Television, once a bastion of reach, frequency and impact, today is fragmented through the enormity of channels across cable and satellite. And now there is even further fragmentation through digital-only channels like YouTube, Hulu, Amazon Prime, as well as Comcast and other distributors, who are all competing for the same eyeballs. Radio is fragmented along similar lines.
We don’t really need to go into the downward spiral of print media, as it is well-documented. The only two relatively stable media in terms of audience delivery are outdoor and cinema (although that last one very much depends on the movie industry’s ability to deliver blockbuster content).
This is a real problem, because in the war on audience, there is an escalating battle between an audience equipped with software to circumvent or block out the very messages that pay for all the good stuff, versus content creators and distributors.
I was in Brussels last week to deliver a keynote at the UBA Trends Day. The UBA is the Belgian ANA, and its Trends Day is an impressive one-day event with over 1,300 attendees, of which a good few hundred were marketing and business students whose attendance was sponsored by a bank.
One of the speakers, Thomas Kolster — director of the Copenhagen-based Goodvertising Agency — asked the audience by show of hands who was using ad blockers themselves. About 10% of marketers raised their hands, but of the student group, who all sat together in the auditorium, almost 100% of hands were raised.
So no wonder the industry is looking for new ways to connect brands with consumers. One of the most-quoted strategies is to develop “content factories” that have the ability to break through with engaging storytelling efforts so attractive they will be welcomed into consumers’ social media feeds and other digital platforms.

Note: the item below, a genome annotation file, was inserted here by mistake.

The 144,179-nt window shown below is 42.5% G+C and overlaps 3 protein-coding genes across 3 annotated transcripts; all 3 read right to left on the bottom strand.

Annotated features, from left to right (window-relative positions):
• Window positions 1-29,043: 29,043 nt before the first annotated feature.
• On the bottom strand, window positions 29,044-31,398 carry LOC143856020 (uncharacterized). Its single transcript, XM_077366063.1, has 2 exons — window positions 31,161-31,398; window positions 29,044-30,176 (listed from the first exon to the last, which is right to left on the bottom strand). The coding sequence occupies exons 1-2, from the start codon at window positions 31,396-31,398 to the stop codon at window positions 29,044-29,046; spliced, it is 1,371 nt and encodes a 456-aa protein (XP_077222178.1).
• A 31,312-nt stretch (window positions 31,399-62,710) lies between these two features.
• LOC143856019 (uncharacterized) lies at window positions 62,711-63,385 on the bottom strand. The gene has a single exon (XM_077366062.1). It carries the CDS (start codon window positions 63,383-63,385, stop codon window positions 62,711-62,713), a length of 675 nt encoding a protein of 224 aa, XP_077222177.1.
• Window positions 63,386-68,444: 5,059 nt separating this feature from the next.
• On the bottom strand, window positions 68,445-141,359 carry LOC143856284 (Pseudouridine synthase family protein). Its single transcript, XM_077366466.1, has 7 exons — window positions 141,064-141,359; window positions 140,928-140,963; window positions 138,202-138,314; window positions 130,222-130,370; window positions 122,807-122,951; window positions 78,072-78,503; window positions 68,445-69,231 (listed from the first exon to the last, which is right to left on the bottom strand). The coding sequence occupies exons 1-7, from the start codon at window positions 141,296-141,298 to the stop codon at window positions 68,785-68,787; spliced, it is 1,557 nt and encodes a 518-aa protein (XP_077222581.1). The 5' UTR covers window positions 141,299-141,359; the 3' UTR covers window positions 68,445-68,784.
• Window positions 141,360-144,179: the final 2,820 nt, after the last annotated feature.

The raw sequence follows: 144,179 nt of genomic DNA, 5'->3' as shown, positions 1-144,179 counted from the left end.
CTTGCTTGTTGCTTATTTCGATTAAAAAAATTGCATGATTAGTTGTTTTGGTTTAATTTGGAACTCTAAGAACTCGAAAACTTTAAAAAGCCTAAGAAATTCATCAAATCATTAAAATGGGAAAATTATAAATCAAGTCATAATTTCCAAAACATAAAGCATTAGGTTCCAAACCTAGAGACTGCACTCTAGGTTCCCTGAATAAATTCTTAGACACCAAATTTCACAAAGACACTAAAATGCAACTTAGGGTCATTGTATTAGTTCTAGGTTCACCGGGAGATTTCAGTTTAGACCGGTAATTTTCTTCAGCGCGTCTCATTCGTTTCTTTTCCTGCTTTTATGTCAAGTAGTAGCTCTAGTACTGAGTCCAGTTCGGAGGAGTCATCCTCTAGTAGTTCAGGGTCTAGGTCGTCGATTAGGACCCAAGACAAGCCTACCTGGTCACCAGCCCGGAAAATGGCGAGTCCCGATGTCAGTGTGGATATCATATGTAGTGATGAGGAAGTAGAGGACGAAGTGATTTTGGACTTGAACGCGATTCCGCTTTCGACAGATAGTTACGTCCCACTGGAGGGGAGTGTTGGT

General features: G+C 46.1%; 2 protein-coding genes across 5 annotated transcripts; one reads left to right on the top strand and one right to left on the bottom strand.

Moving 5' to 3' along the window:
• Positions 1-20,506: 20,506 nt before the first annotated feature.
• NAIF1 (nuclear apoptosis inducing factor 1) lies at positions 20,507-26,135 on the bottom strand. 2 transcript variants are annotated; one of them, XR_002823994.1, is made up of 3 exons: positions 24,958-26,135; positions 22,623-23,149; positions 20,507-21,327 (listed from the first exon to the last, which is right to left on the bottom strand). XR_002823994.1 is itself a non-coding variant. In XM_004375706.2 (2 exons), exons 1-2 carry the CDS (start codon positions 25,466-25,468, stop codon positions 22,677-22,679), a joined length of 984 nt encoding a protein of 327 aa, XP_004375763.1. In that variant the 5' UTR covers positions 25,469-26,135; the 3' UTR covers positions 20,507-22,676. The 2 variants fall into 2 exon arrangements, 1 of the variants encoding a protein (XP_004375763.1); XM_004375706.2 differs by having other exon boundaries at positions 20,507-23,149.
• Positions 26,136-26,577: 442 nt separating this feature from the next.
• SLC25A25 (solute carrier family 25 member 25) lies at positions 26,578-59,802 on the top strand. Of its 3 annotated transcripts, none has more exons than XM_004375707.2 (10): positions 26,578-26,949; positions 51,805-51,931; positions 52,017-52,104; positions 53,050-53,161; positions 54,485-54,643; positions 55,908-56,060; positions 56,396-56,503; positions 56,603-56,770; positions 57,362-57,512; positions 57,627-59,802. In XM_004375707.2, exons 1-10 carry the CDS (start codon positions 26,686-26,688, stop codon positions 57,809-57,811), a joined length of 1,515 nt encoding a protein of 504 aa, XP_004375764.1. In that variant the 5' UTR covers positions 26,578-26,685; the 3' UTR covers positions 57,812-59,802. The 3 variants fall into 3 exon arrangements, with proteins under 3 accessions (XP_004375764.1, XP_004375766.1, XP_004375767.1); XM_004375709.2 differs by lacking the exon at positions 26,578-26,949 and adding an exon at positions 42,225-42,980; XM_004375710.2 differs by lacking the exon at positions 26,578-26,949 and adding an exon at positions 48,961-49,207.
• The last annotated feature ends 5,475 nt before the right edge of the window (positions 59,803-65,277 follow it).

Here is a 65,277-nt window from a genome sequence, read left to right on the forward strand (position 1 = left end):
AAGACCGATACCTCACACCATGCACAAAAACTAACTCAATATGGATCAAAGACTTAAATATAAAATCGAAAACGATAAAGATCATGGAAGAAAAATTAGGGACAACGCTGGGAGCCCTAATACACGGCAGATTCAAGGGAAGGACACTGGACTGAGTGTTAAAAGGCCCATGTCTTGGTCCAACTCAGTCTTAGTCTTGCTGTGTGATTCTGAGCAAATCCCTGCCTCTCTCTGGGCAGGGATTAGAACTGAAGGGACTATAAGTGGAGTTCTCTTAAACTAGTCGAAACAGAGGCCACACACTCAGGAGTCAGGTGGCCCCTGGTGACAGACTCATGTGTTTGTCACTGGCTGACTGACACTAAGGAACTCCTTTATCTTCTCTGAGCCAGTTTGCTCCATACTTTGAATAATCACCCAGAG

This may very well work. But I would like to argue that before you start creating engaging content and try to influence people’s opinions and perceptions about your brand or service, there is another thing you must do first. Before you build your content factory, build a listening factory.
It is critically important to understand what people are saying about your brand and category today. I’m not talking about how many positive vs. how many mean tweets you receive, or how many glowing reviews you have on review sites. And I am definitely not talking about “empty measurement calories” such as "likes," shares, or numbers of fans.
Your listening factory needs to deliver a deep analysis of what people are saying, where and when they are saying it, in what context they are saying it, what tone they use, what cultural tribes they are part of or refer to, and so on.
Really, truly understand the existing conversation you are part of today, and then figure out what you might be able to contribute to that, and when and how it would be appropriate to insert yourself into that conversation. Then, and only then, do you stand a chance of perhaps being accepted instead of being blocked. Good luck!